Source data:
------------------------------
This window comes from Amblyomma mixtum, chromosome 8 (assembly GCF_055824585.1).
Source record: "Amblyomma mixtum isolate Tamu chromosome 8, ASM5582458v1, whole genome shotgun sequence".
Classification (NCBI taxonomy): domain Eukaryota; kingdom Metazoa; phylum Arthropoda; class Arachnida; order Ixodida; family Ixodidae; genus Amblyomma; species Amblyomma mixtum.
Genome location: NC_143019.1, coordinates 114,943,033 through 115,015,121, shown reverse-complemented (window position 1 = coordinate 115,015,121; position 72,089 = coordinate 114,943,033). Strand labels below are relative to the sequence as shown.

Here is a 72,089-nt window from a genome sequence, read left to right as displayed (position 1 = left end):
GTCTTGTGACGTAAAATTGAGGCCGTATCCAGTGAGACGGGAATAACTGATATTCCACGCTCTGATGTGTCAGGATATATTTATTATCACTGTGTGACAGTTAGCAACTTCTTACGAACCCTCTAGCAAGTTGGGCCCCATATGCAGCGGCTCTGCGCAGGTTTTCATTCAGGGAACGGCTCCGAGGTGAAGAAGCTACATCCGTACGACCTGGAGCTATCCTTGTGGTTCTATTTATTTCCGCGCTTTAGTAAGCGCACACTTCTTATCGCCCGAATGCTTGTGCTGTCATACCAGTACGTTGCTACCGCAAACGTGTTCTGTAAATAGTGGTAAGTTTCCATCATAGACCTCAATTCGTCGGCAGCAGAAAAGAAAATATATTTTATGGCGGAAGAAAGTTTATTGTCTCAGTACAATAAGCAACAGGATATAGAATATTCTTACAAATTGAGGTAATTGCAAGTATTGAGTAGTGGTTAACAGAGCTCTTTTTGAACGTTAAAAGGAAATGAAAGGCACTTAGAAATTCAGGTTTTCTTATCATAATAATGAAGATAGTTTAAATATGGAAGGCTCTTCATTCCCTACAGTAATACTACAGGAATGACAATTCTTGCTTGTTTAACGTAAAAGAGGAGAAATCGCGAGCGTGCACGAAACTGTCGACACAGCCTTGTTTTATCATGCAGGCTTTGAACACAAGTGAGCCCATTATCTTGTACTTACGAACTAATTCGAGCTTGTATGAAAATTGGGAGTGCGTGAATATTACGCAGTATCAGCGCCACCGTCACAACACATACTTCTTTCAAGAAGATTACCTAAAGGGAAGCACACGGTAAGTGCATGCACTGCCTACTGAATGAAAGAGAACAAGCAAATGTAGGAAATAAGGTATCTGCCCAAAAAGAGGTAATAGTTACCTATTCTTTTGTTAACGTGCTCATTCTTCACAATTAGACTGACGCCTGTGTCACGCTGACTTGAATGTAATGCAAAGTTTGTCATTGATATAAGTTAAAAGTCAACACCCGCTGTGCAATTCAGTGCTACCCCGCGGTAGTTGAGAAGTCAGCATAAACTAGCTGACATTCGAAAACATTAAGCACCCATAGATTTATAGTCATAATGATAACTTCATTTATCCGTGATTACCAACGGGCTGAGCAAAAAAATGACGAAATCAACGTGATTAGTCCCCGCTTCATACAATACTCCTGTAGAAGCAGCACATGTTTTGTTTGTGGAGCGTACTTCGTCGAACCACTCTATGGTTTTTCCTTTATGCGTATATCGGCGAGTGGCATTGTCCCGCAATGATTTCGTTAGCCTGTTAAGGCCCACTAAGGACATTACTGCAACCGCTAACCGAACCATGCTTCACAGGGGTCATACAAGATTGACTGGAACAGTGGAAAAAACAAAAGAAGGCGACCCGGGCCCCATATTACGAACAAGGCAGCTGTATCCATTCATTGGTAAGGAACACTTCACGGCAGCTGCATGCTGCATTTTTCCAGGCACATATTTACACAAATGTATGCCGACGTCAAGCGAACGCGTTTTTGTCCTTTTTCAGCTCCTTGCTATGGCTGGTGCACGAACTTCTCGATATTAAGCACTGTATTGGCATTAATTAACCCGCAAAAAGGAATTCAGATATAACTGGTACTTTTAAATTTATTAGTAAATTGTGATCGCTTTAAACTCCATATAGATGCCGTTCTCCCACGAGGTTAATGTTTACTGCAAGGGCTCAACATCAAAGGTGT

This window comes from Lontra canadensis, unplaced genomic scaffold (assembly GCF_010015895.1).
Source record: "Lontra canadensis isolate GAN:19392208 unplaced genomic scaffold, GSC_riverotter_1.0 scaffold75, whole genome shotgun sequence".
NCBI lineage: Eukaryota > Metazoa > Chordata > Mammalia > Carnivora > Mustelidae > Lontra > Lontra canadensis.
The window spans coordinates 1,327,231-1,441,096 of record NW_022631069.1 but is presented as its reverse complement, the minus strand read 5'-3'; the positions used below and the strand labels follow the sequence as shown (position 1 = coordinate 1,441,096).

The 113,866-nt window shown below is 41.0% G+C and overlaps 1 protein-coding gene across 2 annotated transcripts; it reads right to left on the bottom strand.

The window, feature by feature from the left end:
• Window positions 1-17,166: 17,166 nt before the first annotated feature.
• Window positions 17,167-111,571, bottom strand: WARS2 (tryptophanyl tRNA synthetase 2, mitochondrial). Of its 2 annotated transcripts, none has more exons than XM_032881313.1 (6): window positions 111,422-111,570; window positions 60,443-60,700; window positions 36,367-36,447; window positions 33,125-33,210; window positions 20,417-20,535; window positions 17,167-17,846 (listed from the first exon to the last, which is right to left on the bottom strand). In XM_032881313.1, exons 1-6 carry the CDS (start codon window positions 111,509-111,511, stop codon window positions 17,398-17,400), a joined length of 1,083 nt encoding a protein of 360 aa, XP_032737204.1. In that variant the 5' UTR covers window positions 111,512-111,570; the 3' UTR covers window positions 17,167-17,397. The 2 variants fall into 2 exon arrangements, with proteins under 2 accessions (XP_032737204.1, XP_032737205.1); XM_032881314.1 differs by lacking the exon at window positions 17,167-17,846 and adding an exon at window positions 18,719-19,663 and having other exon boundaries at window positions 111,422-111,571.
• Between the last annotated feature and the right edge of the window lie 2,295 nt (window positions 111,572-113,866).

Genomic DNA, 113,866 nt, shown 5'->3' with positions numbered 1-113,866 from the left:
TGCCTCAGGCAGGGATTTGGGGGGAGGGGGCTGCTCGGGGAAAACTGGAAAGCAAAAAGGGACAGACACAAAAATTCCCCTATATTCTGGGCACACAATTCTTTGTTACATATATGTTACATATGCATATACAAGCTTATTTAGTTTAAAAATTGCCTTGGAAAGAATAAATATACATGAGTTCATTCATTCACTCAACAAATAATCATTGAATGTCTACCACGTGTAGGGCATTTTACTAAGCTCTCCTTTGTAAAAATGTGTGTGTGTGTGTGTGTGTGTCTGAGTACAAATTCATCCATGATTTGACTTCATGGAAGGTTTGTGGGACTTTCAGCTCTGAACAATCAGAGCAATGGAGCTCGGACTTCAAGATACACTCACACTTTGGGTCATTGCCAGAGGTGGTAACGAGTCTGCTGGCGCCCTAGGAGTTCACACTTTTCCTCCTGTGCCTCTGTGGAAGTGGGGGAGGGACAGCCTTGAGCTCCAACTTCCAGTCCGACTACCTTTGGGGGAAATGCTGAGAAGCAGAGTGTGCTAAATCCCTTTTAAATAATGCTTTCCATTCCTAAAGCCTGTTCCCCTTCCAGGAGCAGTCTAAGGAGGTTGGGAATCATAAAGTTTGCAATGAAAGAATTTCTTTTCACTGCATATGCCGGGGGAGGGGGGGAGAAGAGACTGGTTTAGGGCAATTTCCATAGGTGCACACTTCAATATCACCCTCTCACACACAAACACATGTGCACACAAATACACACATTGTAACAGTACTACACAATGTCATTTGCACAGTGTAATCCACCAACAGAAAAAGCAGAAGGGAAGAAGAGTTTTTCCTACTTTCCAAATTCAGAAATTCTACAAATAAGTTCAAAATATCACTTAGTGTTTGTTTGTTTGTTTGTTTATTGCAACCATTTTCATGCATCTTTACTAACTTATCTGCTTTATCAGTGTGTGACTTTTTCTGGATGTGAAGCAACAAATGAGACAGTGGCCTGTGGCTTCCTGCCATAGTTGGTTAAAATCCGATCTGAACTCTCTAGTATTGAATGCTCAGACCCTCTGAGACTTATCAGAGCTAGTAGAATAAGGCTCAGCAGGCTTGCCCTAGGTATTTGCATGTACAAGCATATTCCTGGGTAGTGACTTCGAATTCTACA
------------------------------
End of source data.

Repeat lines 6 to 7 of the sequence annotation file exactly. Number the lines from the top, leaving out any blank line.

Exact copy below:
GTCTTGTGACGTAAAATTGAGGCCGTATCCAGTGAGACGGGAATAACTGATATTCCACGCTCTGATGTGTCAGGATATATTTATTATCACTGTGTGACAGTTAGCAACTTCTTACGAACCCTCTAGCAAGTTGGGCCCCATATGCAGCGGCTCTGCGCAGGTTTTCATTCAGGGAACGGCTCCGAGGTGAAGAAGCTACATCCGTACGACCTGGAGCTATCCTTGTGGTTCTATTTATTTCCGCGCTTTAGTAAGCGCACACTTCTTATCGCCCGAATGCTTGTGCTGTCATACCAGTACGTTGCTACCGCAAACGTGTTCTGTAAATAGTGGTAAGTTTCCATCATAGACCTCAATTCGTCGGCAGCAGAAAAGAAAATATATTTTATGGCGGAAGAAAGTTTATTGTCTCAGTACAATAAGCAACAGGATATAGAATATTCTTACAAATTGAGGTAATTGCAAGTATTGAGTAGTGGTTAACAGAGCTCTTTTTGAACGTTAAAAGGAAATGAAAGGCACTTAGAAATTCAGGTTTTCTTATCATAATAATGAAGATAGTTTAAATATGGAAGGCTCTTCATTCCCTACAGTAATACTACAGGAATGACAATTCTTGCTTGTTTAACGTAAAAGAGGAGAAATCGCGAGCGTGCACGAAACTGTCGACACAGCCTTGTTTTATCATGCAGGCTTTGAACACAAGTGAGCCCATTATCTTGTACTTACGAACTAATTCGAGCTTGTATGAAAATTGGGAGTGCGTGAATATTACGCAGTATCAGCGCCACCGTCACAACACATACTTCTTTCAAGAAGATTACCTAAAGGGAAGCACACGGTAAGTGCATGCACTGCCTACTGAATGAAAGAGAACAAGCAAATGTAGGAAATAAGGTATCTGCCCAAAAAGAGGTAATAGTTACCTATTCTTTTGTTAACGTGCTCATTCTTCACAATTAGACTGACGCCTGTGTCACGCTGACTTGAATGTAATGCAAAGTTTGTCATTGATATAAGTTAAAAGTCAACACCCGCTGTGCAATTCAGTGCTACCCCGCGGTAGTTGAGAAGTCAGCATAAACTAGCTGACATTCGAAAACATTAAGCACCCATAGATTTATAGTCATAATGATAACTTCATTTATCCGTGATTACCAACGGGCTGAGCAAAAAAATGACGAAATCAACGTGATTAGTCCCCGCTTCATACAATACTCCTGTAGAAGCAGCACATGTTTTGTTTGTGGAGCGTACTTCGTCGAACCACTCTATGGTTTTTCCTTTATGCGTATATCGGCGAGTGGCATTGTCCCGCAATGATTTCGTTAGCCTGTTAAGGCCCACTAAGGACATTACTGCAACCGCTAACCGAACCATGCTTCACAGGGGTCATACAAGATTGACTGGAACAGTGGAAAAAACAAAAGAAGGCGACCCGGGCCCCATATTACGAACAAGGCAGCTGTATCCATTCATTGGTAAGGAACACTTCACGGCAGCTGCATGCTGCATTTTTCCAGGCACATATTTACACAAATGTATGCCGACGTCAAGCGAACGCGTTTTTGTCCTTTTTCAGCTCCTTGCTATGGCTGGTGCACGAACTTCTCGATATTAAGCACTGTATTGGCATTAATTAACCCGCAAAAAGGAATTCAGATATAACTGGTACTTTTAAATTTATTAGTAAATTGTGATCGCTTTAAACTCCATATAGATGCCGTTCTCCCACGAGGTTAATGTTTACTGCAAGGGCTCAACATCAAAGGTGT

This window comes from Lontra canadensis, unplaced genomic scaffold (assembly GCF_010015895.1).